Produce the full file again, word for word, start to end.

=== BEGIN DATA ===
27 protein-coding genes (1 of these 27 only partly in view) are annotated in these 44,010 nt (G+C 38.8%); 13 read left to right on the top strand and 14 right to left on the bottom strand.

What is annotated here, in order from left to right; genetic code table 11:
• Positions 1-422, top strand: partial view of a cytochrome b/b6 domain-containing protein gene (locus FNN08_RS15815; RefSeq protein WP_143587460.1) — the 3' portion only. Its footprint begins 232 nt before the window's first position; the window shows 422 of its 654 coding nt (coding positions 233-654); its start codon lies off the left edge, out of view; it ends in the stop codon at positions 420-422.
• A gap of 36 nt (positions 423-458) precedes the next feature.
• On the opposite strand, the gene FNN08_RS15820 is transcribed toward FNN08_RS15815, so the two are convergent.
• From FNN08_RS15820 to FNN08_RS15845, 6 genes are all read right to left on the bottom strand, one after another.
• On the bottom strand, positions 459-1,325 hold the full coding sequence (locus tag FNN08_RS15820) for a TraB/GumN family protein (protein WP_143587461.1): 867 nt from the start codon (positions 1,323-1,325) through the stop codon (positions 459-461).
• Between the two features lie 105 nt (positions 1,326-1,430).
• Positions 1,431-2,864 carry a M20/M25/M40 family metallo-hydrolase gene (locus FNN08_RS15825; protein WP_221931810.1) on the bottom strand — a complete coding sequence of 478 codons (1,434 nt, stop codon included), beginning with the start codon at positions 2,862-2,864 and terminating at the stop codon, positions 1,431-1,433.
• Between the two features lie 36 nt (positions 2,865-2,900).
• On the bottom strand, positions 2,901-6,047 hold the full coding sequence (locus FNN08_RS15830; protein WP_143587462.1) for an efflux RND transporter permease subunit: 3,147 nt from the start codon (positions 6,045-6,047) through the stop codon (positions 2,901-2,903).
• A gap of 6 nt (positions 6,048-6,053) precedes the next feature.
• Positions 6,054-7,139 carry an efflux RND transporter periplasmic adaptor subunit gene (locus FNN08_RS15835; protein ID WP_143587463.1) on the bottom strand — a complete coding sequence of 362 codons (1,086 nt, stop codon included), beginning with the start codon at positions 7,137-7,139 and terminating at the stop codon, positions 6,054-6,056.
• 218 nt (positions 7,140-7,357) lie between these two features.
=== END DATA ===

27 protein-coding genes (1 of these 27 only partly in view) are annotated in these 44,010 nt (G+C 38.8%); 13 read left to right on the top strand and 14 right to left on the bottom strand.

What is annotated here, in order from left to right; genetic code table 11:
• Positions 1-422, top strand: partial view of a cytochrome b/b6 domain-containing protein gene (locus FNN08_RS15815; RefSeq protein WP_143587460.1) — the 3' portion only. Its footprint begins 232 nt before the window's first position; the window shows 422 of its 654 coding nt (coding positions 233-654); its start codon lies off the left edge, out of view; it ends in the stop codon at positions 420-422.
• A gap of 36 nt (positions 423-458) precedes the next feature.
• On the opposite strand, the gene FNN08_RS15820 is transcribed toward FNN08_RS15815, so the two are convergent.
• From FNN08_RS15820 to FNN08_RS15845, 6 genes are all read right to left on the bottom strand, one after another.
• On the bottom strand, positions 459-1,325 hold the full coding sequence (locus tag FNN08_RS15820) for a TraB/GumN family protein (protein WP_143587461.1): 867 nt from the start codon (positions 1,323-1,325) through the stop codon (positions 459-461).
• Between the two features lie 105 nt (positions 1,326-1,430).
• Positions 1,431-2,864 carry a M20/M25/M40 family metallo-hydrolase gene (locus FNN08_RS15825; protein WP_221931810.1) on the bottom strand — a complete coding sequence of 478 codons (1,434 nt, stop codon included), beginning with the start codon at positions 2,862-2,864 and terminating at the stop codon, positions 1,431-1,433.
• Between the two features lie 36 nt (positions 2,865-2,900).
• On the bottom strand, positions 2,901-6,047 hold the full coding sequence (locus FNN08_RS15830; protein WP_143587462.1) for an efflux RND transporter permease subunit: 3,147 nt from the start codon (positions 6,045-6,047) through the stop codon (positions 2,901-2,903).
• A gap of 6 nt (positions 6,048-6,053) precedes the next feature.
• Positions 6,054-7,139 carry an efflux RND transporter periplasmic adaptor subunit gene (locus FNN08_RS15835; protein ID WP_143587463.1) on the bottom strand — a complete coding sequence of 362 codons (1,086 nt, stop codon included), beginning with the start codon at positions 7,137-7,139 and terminating at the stop codon, positions 6,054-6,056.
• 218 nt (positions 7,140-7,357) lie between these two features.